Riga launches stint as European cultural capital
Latvian PM Valdis Dombrovskis, parliament speaker Solvita Abotina and President Andris Berzins take part in the "Chain of Booklovers - the Path of Light Action" event in Riga on January 18, 2014 - by Ilmars Znotins
Around 15,000 people braved freezing temperatures to form a “chain of book lovers” stretching more than two kilometres (more than a mile) across the capital,deliberately echoing the Baltic Way when some two million protesters formed a human chain across Lithuania, Latvia and Estonia.
In Saturday's event, people in the chain passed along books from Riga's existing 150-year-old national library across the River Daugava to a new national library building due to open in August.
Organiser Aiva Rozenberga said the event had deep symbolic significance for Latvians.
“The people who stood in the Baltic Way remember that feeling of being shoulder to shoulder with complete strangers," she told AFP. "The people taking part in the book chain who are prepared to stand here on a cold winter day are taking this seriously too -- we are literally standing up for culture."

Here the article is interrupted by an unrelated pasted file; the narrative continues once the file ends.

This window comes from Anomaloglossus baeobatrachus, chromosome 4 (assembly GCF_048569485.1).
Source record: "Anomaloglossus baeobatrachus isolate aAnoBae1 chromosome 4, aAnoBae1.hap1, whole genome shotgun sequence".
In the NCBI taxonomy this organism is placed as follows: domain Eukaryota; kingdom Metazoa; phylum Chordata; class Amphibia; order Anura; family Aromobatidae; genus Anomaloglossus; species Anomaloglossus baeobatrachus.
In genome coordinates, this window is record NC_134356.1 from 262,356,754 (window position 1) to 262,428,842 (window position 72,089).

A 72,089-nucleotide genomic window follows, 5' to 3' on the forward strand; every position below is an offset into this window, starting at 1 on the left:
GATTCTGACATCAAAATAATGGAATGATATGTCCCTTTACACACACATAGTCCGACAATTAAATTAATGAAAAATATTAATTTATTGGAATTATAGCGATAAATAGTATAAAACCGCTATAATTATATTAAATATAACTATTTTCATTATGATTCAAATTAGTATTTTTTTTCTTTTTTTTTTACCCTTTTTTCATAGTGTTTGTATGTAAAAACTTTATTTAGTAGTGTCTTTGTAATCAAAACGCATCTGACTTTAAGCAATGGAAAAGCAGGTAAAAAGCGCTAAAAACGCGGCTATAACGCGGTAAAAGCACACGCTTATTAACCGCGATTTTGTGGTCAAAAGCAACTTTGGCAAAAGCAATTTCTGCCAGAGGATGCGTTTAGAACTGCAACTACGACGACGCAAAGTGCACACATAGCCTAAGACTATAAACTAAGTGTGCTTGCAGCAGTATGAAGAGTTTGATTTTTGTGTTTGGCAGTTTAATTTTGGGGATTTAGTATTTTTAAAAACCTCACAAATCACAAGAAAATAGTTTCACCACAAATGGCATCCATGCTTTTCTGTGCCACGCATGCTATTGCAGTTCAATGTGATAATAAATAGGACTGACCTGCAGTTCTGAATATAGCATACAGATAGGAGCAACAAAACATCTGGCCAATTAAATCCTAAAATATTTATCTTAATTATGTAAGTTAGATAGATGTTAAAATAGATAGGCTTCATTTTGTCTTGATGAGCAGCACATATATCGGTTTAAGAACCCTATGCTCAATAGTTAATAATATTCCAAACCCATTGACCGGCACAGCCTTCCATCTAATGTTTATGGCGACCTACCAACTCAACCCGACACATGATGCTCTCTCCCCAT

“We are a nation of readers,” said a 61-year-old Riga resident who gave her name only as Elga, standing in the shadow of the vast new library.
However, not all Rigans are enthused over the new facility. Mayor Nils Usakovs has in the past likened the triangular grey building -- designed by Latvian-American architect Gunnar Birkert at a cost of more than 166 million euros ($225 million) -– to a giant supermarket.
Another resident, Katarina Kurova, 29, also said she was unimpressed. “There used to be a nice view of the Old Town and the river from where I live. Now all we can see is the library.”
Highlights of Riga's programme as European city of culture -- an honour it shares with Umea, in northern Sweden, this year -- include a new production of Richard Wagner's opera "Rienzi", whose first two acts were written while the composer was living in Riga.